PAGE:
Darryl Sutter grew up between Montana and the North Pole, in a tiny Alberta prairie town so isolated and homogenized that debates which consumed the outside world only occasionally seeped in.
“All that stuff, it was irrelevant to us,” he said of issues such as racial equality and gay rights. “Growing up, if there was any diversity it would have been we saw kids as rich kids. We thought we were poor kids.”
But if Sutter’s childhood lacked the melting-pot experience of a big city, it was rich in small-town values. So even though the minority population of Viking, Canada, is about 3%, Sutter and his six hockey-playing brothers never treated anyone differently.
“It goes way back [to] how we were raised as a family,” the Kings’ coach said. “My mother would have never allowed it. I don’t have any recollection of that growing up.”
Those values haven’t softened, turning Sutter — a gruff 58-year-old with a Calvinist affinity for hard work and a Belichickian aversion to smiles — into a passionate if unlikely spokesman for equality. And while many see the cause as a political issue, Sutter seems it as a human one.
“I’m a spiritual guy and a religious guy. So there’s a lot of different feelings, beliefs, everything,” said Sutter, who will become the winningest coach in franchise history with his next victory. “But you still have to be able to make people comfortable and understand.
“And I feel strongly about it. It’s not something that I just came up with. I feel strongly about it.”
The Kings will mark the growing diversity in hockey during Saturday’s matinee with the Ducks at the Staples Center. It’s their third such celebration in the last six weeks, following a Martin Luther King Jr. Day commemoration of blacks in hockey last month and last week’s LGBT pride night.
The goal of Saturday’s “Hockey Is For Everyone” night, the team said, is to recognize inclusion in the sport, from women and minority players to those with special needs. Sutter, however, wonders what the fuss is about. His son Chris, 23, was born with Down syndrome, so the idea of inclusion is one the Sutter family celebrates every day.
“Everybody can play?” he says with mock surprise. “Well everybody can play. What’s the difference if I was gay or not gay? Or black or white or Native American? What difference does it make?
“We’re acknowledging it. And making it a point of emphasis. But once you get to the point, going forward in our lives, it’s not an issue. It’s accepted.”
That’s led Sutter to conclude a gay player would find nothing but acceptance in hockey. Demographic trends suggest there are perhaps dozens of gays among the estimated 1,500 players at the top ranks of professional hockey in the U.S. and Canada. If any of them came out to their teammates, Sutter said it wouldn’t have an impact in the dressing room.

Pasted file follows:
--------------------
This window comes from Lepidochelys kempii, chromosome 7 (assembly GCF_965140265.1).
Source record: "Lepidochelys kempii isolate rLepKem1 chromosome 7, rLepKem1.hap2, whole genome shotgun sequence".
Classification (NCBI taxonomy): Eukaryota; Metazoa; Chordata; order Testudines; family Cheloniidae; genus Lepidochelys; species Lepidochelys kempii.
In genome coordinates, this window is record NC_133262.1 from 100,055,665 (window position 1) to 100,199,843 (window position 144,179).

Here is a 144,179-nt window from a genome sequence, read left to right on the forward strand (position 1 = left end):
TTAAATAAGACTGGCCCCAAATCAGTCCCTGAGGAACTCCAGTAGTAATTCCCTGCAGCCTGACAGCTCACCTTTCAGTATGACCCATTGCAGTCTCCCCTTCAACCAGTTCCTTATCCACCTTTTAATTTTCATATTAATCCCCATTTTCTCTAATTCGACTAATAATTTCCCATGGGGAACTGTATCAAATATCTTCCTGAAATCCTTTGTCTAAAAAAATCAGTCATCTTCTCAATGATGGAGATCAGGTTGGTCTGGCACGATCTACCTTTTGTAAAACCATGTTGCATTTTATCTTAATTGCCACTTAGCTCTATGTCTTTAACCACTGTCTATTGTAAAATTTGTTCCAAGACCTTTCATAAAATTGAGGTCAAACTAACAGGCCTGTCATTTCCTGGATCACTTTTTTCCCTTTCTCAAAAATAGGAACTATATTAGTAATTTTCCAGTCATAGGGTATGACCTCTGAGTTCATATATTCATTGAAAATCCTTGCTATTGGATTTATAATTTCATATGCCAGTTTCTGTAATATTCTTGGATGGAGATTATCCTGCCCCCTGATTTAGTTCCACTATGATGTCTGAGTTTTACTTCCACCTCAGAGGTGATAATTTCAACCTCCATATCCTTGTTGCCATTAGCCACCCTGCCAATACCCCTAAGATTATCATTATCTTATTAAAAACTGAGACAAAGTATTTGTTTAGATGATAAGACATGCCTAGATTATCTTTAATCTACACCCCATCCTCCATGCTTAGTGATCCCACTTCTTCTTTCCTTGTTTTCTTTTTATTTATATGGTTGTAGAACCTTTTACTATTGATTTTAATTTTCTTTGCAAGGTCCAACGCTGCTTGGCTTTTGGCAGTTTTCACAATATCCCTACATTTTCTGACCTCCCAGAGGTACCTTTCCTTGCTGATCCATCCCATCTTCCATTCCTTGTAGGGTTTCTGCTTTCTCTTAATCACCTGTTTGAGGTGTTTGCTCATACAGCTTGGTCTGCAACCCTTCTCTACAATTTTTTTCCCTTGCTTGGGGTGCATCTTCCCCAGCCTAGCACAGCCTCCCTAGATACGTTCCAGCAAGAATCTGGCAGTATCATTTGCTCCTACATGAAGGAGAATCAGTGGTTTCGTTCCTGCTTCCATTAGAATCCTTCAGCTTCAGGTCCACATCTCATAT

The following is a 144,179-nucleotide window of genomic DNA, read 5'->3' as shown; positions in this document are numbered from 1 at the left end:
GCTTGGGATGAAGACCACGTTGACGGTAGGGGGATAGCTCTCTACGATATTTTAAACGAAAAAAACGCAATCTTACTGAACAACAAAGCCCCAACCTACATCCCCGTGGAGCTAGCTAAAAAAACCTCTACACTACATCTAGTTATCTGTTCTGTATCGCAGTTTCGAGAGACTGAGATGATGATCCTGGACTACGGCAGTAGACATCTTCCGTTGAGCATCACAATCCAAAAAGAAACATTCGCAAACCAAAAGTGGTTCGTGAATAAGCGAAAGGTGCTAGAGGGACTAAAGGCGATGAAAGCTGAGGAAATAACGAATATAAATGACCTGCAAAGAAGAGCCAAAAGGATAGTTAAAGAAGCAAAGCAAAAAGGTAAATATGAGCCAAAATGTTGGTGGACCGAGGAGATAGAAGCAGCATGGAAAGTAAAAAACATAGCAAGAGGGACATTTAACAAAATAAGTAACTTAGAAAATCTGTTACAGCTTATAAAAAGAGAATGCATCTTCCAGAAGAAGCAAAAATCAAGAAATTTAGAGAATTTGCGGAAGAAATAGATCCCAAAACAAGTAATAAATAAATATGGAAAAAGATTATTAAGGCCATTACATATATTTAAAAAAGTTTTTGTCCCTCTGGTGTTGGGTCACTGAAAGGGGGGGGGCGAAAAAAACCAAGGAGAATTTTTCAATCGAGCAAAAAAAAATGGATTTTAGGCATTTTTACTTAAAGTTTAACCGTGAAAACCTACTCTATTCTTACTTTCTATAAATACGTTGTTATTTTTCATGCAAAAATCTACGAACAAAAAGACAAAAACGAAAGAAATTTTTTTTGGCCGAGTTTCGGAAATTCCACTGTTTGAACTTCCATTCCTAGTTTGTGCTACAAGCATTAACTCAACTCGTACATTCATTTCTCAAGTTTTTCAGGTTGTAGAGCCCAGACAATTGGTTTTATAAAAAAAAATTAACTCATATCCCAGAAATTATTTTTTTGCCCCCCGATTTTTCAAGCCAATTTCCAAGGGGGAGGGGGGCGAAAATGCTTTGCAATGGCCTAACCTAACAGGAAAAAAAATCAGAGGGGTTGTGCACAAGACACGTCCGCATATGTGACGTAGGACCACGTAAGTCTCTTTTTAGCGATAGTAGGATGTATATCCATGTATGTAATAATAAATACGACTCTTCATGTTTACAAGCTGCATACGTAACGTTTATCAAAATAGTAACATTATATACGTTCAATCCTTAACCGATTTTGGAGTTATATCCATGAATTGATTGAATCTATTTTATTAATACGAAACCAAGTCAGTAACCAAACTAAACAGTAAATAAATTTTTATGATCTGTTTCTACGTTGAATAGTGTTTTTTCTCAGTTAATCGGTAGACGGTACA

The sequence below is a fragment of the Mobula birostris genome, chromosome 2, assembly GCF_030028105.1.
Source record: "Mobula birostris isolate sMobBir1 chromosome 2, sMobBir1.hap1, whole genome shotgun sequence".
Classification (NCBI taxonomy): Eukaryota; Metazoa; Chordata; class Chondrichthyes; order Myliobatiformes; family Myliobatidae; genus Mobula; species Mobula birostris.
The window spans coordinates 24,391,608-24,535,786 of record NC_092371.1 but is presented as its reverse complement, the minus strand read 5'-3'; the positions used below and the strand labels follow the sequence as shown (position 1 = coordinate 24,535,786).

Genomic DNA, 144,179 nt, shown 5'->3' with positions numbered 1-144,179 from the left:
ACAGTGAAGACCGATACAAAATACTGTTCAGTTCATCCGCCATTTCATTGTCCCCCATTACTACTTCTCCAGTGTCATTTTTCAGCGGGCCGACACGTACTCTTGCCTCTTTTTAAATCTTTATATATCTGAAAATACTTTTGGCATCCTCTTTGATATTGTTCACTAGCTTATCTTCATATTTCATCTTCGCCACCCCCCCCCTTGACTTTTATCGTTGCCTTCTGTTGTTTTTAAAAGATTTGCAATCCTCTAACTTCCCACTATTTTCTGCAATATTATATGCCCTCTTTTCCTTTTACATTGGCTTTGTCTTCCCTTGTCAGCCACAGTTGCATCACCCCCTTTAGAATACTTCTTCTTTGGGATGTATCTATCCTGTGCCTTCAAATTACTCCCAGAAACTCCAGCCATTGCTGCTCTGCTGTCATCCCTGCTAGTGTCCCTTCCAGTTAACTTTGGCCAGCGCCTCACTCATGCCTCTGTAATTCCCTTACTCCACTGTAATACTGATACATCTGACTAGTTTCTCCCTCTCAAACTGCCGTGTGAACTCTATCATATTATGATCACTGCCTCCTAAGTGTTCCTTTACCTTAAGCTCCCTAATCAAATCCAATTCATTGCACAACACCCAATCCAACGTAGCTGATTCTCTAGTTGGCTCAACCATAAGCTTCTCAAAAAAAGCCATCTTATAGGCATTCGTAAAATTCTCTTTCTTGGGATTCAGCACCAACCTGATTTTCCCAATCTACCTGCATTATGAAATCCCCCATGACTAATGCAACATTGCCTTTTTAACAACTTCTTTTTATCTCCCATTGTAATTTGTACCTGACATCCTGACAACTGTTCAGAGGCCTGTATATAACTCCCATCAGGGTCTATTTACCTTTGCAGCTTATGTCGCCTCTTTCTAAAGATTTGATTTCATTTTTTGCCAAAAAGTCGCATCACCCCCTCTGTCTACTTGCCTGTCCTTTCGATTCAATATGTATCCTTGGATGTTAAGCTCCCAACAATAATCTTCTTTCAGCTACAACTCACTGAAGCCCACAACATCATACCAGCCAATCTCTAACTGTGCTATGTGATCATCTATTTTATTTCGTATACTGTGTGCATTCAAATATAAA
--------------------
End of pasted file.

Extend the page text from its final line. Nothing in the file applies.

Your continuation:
“Absolutely not,” he said. “They’re like your family. And the better you get to know everybody, the better you always are. It’s so much of our culture.”
“Actual homophobia, a hatred of gay people, is totally overblown in sports,” he said. “We hear foolish, casually homophobic comments and slurs. But we know that doesn’t mean people hate gay people or would reject a gay teammate. In fact, we know they would accept them.
“Sadly many of us continue to push this idea that athletes need to be ‘fixed.’ What needs to be fixed is the way we talk about homophobia as some dominant force in sports. It’s not.”
As society has become more diverse and accepting, so has hockey. When the Sutter brothers began turning professional in the mid 1970s, the vast majority of players were white and Canadian.
This season there are players from 20 countries, as well as 16 blacks, in the NHL.
“We’re seeing kids playing [from] every walk of life. Hispanic, Asian, African. It’s a world game now,” Sutter said. “So it’s a big change.”
Change, he said, doesn’t always have to be uncomfortable.
Sutter tells a story about his father, Louis, who spent his whole life in rural Alberta. He didn’t meet a black man until he was in his 50s when his son introduced him to a friend, Spider Webb, a maintenance worker at the old Chicago Stadium.
Webb quickly extended his hand toward the elder Sutter, who simply stared at it for an uncomfortably long time.
“I still remember him saying, ‘That’s the first time I shook a black man’s hand.’ Because he’d never had that opportunity,” Sutter said.
A couple of hours later Sutter found Webb and his dad laughing in a small room under the grandstands, getting to know each other over a half-empty bottle of Jack Daniels that sat between them.
Sutter doesn’t want the rest of his family to wait until the drinking age to experience their epiphany.
“I’m at the age where I understand I want my grandchildren to really know what’s going on in the world,” he said. “And the sooner I can help educate them by what I’ve seen and went through and experienced, I’ll make them better people too.”